Modern UU history and public theologies
We commend the public conversation the Rev. Tom Schade has begun on his blog about UUA history and its position relative to American political and theological currents over the last 50 years.
I plan to blog regularly about modern UU history and our public theologies. I believe that we in a changing social and political situation and that our thinking about the world around us is dangerously outdated. I believe that UUs are internally focused, anxious, and timid.
I want to build up a collaborative conversation about these issues. I welcome your comments, and will respond to them as they pique my interest. (The Lively Tradition, February 15)
Life and death
Kim Hampton asks how to eulogize Hadiya Pendleton.
How do you talk about the “good news” of a 15-year-old’s life when the only reason she is dead is because she was in the wrong place at the wrong time? How do you talk about the fact that, more than likely, she was shot to death by someone who was near to her in age? How do you talk about the fact that this is an all-too frequent occurrence in urban America? How do you talk about the fact that there are millions of parents, siblings, other relatives, and friends who pray every time their partner/child/sibling/relative/friend walks out the door that they will come back unharmed? (east of midnight, February 9)
The Rev. Lee Richards is not who he used to be.
I am not who I used to be in so many ways. As a teen I was deeply depressed—to the point of having suicidal ideation. I was miserable and could not imagine ever being happy, so why live? I’ve changed every cell in my body about seven times since that dark period. I’m grateful for having left the cells with those morose thoughts far behind. (Pullman Memorial Pastor’s Blog, February 11)
The Rev. Tom Schade remembers his mother on her birthday.
She died when she was just 64. I will be 64 in a few months. I now know how much too soon her death was.
Love between parents and children is a complicated thing. It can be hard, and there can be seasons in which it seems to lie fallow. The changes we go through can make it seem like we are visitors from other planets.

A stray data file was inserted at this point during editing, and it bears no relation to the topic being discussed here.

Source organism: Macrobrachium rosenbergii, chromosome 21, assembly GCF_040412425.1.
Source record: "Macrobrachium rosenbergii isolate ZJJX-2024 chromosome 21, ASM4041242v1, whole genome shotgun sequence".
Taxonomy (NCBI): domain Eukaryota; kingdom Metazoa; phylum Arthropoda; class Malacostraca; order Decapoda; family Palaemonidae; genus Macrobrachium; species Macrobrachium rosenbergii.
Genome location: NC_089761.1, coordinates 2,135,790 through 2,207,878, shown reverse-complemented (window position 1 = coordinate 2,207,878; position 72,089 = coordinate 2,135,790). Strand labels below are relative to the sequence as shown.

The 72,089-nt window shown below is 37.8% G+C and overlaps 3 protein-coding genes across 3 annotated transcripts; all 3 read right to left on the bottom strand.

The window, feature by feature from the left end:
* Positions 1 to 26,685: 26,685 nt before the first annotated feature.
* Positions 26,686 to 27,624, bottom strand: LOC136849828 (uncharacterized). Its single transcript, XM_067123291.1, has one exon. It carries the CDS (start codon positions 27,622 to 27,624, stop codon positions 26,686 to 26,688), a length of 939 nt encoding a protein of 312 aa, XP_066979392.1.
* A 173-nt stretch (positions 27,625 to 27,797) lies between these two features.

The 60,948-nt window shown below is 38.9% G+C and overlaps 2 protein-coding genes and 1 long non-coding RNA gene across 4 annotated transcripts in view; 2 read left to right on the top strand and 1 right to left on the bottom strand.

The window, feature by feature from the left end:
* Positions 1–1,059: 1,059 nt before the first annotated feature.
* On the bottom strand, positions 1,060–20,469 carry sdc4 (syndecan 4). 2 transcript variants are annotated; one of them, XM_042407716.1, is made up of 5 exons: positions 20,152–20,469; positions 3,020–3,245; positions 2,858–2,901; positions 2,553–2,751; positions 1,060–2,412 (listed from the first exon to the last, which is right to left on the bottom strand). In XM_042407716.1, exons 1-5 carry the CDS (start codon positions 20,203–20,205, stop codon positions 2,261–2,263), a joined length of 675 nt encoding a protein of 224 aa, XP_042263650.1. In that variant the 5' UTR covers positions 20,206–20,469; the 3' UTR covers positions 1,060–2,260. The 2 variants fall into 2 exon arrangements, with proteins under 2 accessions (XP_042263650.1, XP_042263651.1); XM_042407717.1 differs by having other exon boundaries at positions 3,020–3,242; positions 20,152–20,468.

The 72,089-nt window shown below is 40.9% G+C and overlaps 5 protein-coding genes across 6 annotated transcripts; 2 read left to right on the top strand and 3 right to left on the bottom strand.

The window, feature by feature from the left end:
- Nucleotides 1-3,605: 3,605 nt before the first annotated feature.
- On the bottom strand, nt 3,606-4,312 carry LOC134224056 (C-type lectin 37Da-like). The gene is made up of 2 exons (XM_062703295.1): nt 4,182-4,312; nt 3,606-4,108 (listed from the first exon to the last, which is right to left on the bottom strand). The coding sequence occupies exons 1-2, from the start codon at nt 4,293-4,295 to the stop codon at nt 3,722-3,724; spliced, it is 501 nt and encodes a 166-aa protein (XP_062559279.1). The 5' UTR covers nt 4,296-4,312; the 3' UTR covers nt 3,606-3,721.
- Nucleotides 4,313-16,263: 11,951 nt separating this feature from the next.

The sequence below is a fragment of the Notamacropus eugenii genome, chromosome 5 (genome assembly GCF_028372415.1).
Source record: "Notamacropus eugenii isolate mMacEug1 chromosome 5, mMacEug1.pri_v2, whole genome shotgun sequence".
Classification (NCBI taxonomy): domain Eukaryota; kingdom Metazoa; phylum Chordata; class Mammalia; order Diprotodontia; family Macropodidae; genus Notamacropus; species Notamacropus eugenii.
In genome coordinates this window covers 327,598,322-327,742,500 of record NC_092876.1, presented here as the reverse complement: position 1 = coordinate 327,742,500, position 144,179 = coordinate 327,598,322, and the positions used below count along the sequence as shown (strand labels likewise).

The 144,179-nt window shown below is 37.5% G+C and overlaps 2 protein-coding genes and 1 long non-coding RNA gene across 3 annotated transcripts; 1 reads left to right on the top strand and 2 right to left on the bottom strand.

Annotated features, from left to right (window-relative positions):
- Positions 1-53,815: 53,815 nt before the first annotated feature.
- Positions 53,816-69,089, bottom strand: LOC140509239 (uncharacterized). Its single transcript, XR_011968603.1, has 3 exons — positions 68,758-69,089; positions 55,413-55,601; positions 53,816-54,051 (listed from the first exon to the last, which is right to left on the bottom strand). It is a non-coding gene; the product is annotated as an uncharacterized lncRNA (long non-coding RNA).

Try harder, friends. Try harder than I did. (The Lively Tradition, February 12)
Ash Wednesday and Lent
For Terri Pahucki, Ash Wednesday is an opportunity to reflect on spiritual practices.
I have spoken to so many people in our congregation who are seeking a deeper spirituality. And though we may crave an experience of wonder and awe during our worship services, it is also what we bring into that space which creates the spiritual experience…and so we must work to discipline ourselves, rather than to come empty-handed, expectant of the feast. This is the work of our gatherings—and our commitments in between. (Walking the Journey, February 13)
Shawna Foster is putting her conversations through three gates.
Is it kind?
Is it true?
Is it necessary? (Vessel, February 13)
“momforpeaceuu” is asking herself three questions every (most!) days.
What am I thankful for?
What do I fear?
What do I hope for? (Finding My Ground, February 12)
Around the blogosphere
“Angolathree” volunteers with a Boys and Girls Club just across an overpass from his own neighborhood, where he becomes a minority.
It transcends just being a minority. I am the sole representative—the only white male they see during their hours at our program. So I am not just a fellow with a rarely-seen skin tone; I represent white society. I carry all the stereotypes, culture, and history of millions of people. It’s a strange burden. (I Am a UU Occupier, February 8)
The Rev. Amy Zucker Morgenstern has started a stimulating conversation about Ursula K. Le Guin’s novel The Dispossessed in preparation for an eventual adult religious education class at the UUs of Palo Alto. (Unitarian Universalists of Palo Alto, February 8)
Linda Laskowski’s fourth post about the January meeting of the UUA Board of Trustees addresses “Why the UUA exists.”
A significant shift in the Board’s thinking about the Association’s outcomes (“ends”) was in focusing on the value added by the Association, not the differences made by its member congregations. (UUA View from Berkeley, January 9)
The Rev. Dr. Cynthia Landrum’s posts about guns continue with a sermon that’s “probably the longest sermon I’ve ever preached, and it’s way too long for a blog post, but I’m posting it all as one anyway.”
I think I’ve never given a sermon that was as controversial in this church as the one I’m about to give today. I hope it will be received with love and understanding knowing that my goal here today is to build bridges between us so that we might further the dialogue on this issue. We come together here with many different viewpoints, but as one covenanted community, dedicated to coming together in our diversity and worshiping together, and dedicated to love and justice. (Rev. Cyn, February 13)
The Rev. Kit Ketcham found herself stepping into a gap at the new fellowship where she has been worshiping after her retirement from active ministry.
It made me think. It made me wonder how long I was going to try to suppress the ministry seed, because it was clear from that moment on that it wasn’t dormant any longer. (Ms. Kitty’s Saloon and Road Show, February 12)